Whether it is SDGs, Sendai Framework, or the Paris Agreement at COP21, examples of the mounting centrality of cities and their leaders in global governance are more and more common. From the governing board of C40, the UN Global Network of Safer Cities, or UCLG, to the discussions at the recent WHO Healthy Cities summit in Kuopio, the role of cities and city diplomacy in promoting inter-sectorial collaboration on the SDGs is now evident across all major global urban initiatives. Critical however, is now the need to develop a better appreciation of the capacity that cities have, and are required to have, to effectively network transnationally and conduct effective city diplomacy on behalf of the millions of urban dwellers they represent.
At CLI, in partnership with WHO, we have begun to unpack systematically what appears already as a vastly complex landscape where city networks have been growing exponentially in the past few years, and where environmental action is but a third of the mix of collaborative initiatives currently identifiable as city diplomacy. What is blatant is that we need to grasp even better the diplomatic, analytical, and foreign policy needs that cities large and small, developing and developed, global or globalizing, need not just in this momentous year, but in the years to come.
Equally, even broader global political questions remain unanswered. Professor Susan Parnell of African Centre for Cities has already warned that a key mistake would be to think that securing the stand alone ‘urban SDG’ is enough, and that Habitat III will “have done its job” by simply affirming the urban nexus of sustainable development. Rather, Parnell warns, this city leadership effort needs to go far beyond, providing a reporting structure that “incentivizes good collective urban practices for current and future generations.” Her call is widely echoed amidst key urban scholars and planning practitioners.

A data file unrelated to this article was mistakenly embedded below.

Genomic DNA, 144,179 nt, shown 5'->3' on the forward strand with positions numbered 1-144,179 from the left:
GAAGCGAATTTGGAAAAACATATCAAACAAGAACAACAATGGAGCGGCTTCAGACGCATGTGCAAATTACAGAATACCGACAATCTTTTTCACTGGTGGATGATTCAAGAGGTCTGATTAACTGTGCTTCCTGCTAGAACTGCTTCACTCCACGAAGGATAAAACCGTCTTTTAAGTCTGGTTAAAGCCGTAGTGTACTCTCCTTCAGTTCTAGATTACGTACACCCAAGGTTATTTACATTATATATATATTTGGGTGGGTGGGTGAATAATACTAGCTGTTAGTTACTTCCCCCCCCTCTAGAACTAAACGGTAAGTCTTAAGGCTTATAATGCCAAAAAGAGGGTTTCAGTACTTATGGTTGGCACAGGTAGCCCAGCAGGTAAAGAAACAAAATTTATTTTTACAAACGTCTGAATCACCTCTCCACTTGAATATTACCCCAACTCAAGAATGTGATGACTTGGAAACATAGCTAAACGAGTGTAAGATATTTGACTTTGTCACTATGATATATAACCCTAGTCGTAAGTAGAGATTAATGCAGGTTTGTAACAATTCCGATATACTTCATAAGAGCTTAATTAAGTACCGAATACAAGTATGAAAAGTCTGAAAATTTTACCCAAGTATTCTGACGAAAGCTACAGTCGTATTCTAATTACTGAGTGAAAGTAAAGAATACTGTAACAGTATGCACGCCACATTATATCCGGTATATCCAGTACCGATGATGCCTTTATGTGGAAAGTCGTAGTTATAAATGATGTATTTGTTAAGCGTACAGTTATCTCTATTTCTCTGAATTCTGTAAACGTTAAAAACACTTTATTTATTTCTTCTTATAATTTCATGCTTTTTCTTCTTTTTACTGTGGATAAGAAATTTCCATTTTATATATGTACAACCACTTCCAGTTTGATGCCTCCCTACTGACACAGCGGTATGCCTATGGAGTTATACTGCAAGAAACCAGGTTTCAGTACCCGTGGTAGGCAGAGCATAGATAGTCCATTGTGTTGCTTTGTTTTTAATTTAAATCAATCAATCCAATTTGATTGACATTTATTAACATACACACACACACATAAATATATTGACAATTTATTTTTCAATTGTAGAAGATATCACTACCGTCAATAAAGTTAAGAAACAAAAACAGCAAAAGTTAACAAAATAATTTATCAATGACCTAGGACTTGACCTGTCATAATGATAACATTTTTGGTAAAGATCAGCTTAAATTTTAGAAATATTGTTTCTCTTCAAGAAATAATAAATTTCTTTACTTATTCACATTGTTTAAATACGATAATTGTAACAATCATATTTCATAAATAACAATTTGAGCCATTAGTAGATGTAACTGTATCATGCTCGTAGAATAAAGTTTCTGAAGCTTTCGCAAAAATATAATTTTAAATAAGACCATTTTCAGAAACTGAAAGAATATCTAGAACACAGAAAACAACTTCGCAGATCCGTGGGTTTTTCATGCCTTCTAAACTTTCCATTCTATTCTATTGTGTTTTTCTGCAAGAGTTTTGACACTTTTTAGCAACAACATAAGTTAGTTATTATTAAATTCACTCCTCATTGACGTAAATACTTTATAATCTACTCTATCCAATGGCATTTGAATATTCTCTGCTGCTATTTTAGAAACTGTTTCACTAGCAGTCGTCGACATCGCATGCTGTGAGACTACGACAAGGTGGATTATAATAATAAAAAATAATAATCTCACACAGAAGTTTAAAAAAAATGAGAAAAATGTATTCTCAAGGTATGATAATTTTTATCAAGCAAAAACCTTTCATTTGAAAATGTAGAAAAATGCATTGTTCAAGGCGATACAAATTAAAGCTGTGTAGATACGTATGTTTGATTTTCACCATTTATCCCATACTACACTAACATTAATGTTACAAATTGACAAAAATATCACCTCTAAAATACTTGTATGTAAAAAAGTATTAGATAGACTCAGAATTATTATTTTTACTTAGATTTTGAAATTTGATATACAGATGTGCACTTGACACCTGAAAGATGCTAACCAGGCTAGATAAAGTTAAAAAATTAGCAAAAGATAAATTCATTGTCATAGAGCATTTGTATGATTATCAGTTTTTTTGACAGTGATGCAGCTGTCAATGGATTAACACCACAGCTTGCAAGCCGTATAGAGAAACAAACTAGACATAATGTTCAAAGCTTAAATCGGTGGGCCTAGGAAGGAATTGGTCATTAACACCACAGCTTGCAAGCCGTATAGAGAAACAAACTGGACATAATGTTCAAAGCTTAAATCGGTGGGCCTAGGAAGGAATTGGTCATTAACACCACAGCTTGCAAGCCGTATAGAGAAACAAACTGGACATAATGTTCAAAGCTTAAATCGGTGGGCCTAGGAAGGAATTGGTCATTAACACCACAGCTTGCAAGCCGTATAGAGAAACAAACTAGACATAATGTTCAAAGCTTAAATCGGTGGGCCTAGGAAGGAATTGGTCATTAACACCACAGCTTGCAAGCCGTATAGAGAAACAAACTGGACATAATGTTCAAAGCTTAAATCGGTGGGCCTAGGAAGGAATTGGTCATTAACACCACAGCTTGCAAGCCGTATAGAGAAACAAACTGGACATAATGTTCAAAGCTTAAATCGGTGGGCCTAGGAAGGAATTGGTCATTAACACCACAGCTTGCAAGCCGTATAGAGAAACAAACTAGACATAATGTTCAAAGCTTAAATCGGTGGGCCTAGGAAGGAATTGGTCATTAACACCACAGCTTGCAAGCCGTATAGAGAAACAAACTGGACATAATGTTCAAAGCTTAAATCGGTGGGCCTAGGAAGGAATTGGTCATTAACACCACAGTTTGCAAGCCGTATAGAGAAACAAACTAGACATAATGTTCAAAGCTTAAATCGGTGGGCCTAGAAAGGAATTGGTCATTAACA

Similarly, as UCL’s Professor Jennifer Robinson warns, we might be today at a “critical democratic juncture” in cities: on the one hand all of these initiatives, coupled with technological developments and the growing social pressures sprawling in cities the world over from Tahrir Square in Cairo to protests in Turkey, the United Kingdom, Brazil and beyond, offer a window of opportunity for more inclusive sustainable urban development. On the other hand, the growing dominance of the private sector, questionable participatory processes, and ‘splintering’ urbanization all point at a dangerous closure in the democratic possibilities of the new urban agenda.
Hence the work ahead is not all downhill. Aromar Revi, director of the Indian Institute for Human Settlements and a key voice in setting the urban SDG agenda, put it rightly in his keynote address at the 25th session of the UN-Habitat Governing Council. Revi warned that the “world is deeply unprepared” to integrate the SDGs within current frameworks and that cities are well at stake here. As he suggested, we need “new global and local partnerships,” new governance and fiscal arrangements, and increased multi-stakeholder capacity, amidst which cities, as the quintessential ‘glocal’ actors, might be uniquely situated to support an effective and truly ‘global’ governance.
Dr. Michele Acuto is director of the City Leadership Initiative at University College London, a partner of the 2016 Chicago Forum on Global Cities.